For most of my life my grandparents lived in a cottage in a village on the outskirts of the Cotswolds. Their cottage like much of the Cotswolds was made of sandstone, so it was a beautiful yellow colour. The village is one of those increasingly rare places that appear almost untouched by the modern world; my grandparents didn’t get a television until I was in my late teens, so it seemed like a place from a different time, which was a nice respite from everything, a place where reading and quiet was treasured above all else. Occasionally a car would drive past the window, the only sense that there was another, uglier world outside the boundary of this little paradise.
I have many memories of that place, not all of them happy; one of my earliest memories is falling into the local stream when I was three. I think that might be the first thing I ever remember, just being sopping wet and cold, and then being sat by the fire to warm up back at Granny and Grandads. But apart from that, the rest were happy. Grandad had a workshop from his time as a hurdlemaker, which was like the cave of wonders to a group of small children, with its forbidden boxes of delights (screws, nails and other implements), tools of all shapes and sizes hanging from the walls, everything smelling like wood. I remember Granny reading us bedtime stories after our bath whilst Mum, Dad and Grandad were out at the evening meeting (and always being slightly disappointed when Mum stayed behind instead of Granny). I remember the amazing Sunday lunches sat in their little kitchen, which I can immediately transport myself back to when I close my eyes. So many of them are sensory, built on the sounds, sights and smells that acoompanied that place; the particular sound of their front gate opening and closing; the sound of the clock on the wall striking the hour; the smell of the fire and sensation of cold stone floor underfoot; the sight of all the quirky little trinkets dotted around the house that are so intriguing to the mind of a small child.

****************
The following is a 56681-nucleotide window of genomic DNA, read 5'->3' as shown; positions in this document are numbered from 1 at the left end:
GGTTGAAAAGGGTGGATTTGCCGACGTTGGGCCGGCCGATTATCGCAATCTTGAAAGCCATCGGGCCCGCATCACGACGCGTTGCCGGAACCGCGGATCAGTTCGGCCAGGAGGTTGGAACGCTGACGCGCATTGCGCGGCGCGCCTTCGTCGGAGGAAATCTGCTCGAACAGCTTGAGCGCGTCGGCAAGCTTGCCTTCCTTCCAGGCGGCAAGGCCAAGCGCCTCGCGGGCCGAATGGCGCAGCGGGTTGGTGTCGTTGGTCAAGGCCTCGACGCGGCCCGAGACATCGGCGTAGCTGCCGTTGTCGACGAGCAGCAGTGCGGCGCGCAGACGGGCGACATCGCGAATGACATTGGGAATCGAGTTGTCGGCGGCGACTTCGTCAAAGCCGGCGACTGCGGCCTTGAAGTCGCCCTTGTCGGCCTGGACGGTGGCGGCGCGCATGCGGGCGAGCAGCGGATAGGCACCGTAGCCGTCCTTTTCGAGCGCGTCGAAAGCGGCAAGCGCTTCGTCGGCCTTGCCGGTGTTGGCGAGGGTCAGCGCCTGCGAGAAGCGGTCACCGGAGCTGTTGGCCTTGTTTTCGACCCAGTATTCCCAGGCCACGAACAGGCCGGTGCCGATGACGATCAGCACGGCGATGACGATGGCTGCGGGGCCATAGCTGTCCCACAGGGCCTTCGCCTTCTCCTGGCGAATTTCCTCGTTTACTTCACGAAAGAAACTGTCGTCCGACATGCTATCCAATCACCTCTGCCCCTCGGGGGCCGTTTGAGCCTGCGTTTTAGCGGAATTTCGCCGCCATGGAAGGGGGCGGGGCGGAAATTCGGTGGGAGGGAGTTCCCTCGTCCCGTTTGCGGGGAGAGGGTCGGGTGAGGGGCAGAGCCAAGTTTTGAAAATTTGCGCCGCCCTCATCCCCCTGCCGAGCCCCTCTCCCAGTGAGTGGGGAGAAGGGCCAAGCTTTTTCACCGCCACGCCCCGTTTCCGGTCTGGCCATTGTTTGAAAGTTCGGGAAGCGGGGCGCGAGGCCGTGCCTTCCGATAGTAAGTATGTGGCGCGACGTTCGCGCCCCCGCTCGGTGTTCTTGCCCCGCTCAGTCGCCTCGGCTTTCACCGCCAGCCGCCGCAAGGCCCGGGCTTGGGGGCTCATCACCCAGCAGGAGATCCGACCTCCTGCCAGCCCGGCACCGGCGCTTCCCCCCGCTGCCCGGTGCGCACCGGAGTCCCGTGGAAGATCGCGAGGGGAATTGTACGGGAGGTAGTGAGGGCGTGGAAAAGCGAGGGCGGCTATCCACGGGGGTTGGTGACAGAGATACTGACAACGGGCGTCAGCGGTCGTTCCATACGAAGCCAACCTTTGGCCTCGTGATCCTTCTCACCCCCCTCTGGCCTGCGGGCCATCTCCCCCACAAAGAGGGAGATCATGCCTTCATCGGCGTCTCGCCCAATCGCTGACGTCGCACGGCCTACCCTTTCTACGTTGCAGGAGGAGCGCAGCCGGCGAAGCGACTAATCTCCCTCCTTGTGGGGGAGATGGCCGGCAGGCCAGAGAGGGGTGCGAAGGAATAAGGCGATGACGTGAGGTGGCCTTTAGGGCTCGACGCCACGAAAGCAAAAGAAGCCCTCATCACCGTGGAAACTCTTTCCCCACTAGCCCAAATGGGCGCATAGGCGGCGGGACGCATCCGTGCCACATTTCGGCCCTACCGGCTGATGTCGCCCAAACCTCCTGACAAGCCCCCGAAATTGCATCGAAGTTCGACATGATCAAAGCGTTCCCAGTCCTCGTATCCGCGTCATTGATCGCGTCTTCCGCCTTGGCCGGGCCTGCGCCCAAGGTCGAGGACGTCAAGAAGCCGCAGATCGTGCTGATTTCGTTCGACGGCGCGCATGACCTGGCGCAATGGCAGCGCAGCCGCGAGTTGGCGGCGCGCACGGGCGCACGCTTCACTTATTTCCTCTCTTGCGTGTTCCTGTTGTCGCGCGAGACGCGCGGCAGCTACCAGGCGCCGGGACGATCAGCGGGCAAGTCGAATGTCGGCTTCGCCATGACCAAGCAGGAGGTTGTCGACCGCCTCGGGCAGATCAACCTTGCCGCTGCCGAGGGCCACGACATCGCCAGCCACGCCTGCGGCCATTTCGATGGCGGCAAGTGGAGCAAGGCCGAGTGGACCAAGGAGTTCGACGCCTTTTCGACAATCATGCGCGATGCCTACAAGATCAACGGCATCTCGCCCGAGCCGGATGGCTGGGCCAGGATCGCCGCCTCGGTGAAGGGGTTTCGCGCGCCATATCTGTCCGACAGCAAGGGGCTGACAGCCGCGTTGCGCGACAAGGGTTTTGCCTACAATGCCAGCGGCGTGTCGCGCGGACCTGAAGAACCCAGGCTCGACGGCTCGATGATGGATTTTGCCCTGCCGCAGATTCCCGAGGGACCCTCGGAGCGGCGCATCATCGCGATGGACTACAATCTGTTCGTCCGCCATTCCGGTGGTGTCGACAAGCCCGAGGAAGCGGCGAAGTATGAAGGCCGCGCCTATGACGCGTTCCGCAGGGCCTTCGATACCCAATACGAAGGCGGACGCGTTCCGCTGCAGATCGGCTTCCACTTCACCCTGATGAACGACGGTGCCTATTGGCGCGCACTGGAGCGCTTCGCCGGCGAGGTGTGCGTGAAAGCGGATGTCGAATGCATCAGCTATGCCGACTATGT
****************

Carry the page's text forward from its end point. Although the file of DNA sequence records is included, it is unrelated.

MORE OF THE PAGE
The Gospel is a message with a purpose. Jesus came to die on the cross, to take our place as a sacrifice for our sins. Defying the power of death itself, God raised him up from the dead after three days, and then he ascended to sit at Gods right hand. Christians around the world await his return to the Earth where God’s Kingdom will be established and we will live in God’s presence forever.